Monday, September 29, 2014

Questioning the Our Father

Our Lord gave us the Our Father, the most beautiful and perfect expression of prayer possible in any human language. It begins by addressing God as "Our Father." Can we believe that this expression was arbitrary or ruled by cultural biases? Isn't such a doubt precisely that—a lack of faith in the divinity and hence the transcendence of Christ, the God-Man who unites all mankind and culture in Himself perfectly, transcending every divide, even the divides of sin and death? Is it possible that the Man who came to give us life to the full should stifle the potential growth of the spiritual life of so many because He chose a culturally-relative term rooted in Patriarchy?

Rather, if we take seriously that Jesus is God, that His self-consciousness included the divinity in all of its clarity and comprehension, and if we take seriously that God's perfections are the eminent expression of all transcendental qualities in the created order (or rather that the created order shares in and reflects these qualities that find their perfect source and expression in God's nature), then ultimately the implication of calling God our Father is that paternity finds its perfect expression in God the Father, and all fatherhood is a model of God's Fatherhood (à la Platonic philosophy).

Since the Bible uses maternal expressions, pronouns, and descriptors for God, we must also hold that maternity somehow finds its perfect expression in the inner life of the Blessed Trinity, the giver and the receiver, the male and female, the yin and the yang (to be a bit bold). Fr. Norris Clarke, S.J., explored this dimension of being's self-fecundity: all being is in itself, from another, and towards another (esse in, esse ab, esse ad).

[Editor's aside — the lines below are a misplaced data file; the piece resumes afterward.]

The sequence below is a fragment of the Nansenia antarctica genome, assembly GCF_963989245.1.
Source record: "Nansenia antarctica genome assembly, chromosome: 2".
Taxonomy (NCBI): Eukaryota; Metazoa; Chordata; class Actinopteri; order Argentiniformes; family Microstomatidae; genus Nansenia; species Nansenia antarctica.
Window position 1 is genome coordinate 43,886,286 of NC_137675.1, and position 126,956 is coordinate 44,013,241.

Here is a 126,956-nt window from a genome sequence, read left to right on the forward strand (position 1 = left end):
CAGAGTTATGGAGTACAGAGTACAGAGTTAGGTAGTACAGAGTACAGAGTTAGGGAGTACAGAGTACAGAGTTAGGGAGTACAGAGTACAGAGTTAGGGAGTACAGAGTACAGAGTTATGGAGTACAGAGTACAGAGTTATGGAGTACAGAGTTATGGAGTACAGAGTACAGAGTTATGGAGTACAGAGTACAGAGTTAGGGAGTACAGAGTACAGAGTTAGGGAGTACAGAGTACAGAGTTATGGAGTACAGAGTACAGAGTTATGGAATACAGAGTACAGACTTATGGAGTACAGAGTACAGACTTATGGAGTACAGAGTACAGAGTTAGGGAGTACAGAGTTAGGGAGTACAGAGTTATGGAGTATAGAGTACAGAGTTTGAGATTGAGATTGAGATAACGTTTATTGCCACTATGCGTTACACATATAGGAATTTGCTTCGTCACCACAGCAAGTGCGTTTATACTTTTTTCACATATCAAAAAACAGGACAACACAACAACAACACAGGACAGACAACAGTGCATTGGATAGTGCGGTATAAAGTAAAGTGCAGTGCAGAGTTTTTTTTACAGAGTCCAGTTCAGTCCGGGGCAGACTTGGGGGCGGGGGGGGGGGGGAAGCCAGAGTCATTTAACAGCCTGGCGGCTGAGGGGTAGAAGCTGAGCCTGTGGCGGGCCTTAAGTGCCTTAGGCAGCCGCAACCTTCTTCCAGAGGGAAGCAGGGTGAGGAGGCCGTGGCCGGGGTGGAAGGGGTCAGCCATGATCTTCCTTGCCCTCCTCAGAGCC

We need to examine and understand seriously the implications of calling God our Father and that God Himself has told us to do so: the implications for the Church as a Bride of Christ, creation as a "palace for the Bride" as St. John of the Cross so beautifully put it, for each individual in relation to God, for the life of the Trinity. God bridges the infinite gap between fallen creation and Himself, and therefore He determines its parameters. Isn't it, then, a lack of faith that makes one question the validity of calling God a Father? It betrays an uncritical commitment to a specific modern, Western ideology that comes, actually and shockingly, at the expense of and to the detriment of faith.

The final reflection is that God is the universal cause who reveals Himself in the particulars of history. We are scandalized at the particularity of the Israelites—so-called chosen by God. We are scandalized by the Incarnation, Crucifixion, and Resurrection. We are scandalized by the origins of the Church and that it is headed on earth by a man who resides in Italy. We are scandalized that God would speak to us in our own language, adopting and purifying our own expressions so as to return them to their true referent in Himself. This is the scandal of particularity through which God has willed to reveal Himself. Shouldn't we accept it out of unquestioning faith?

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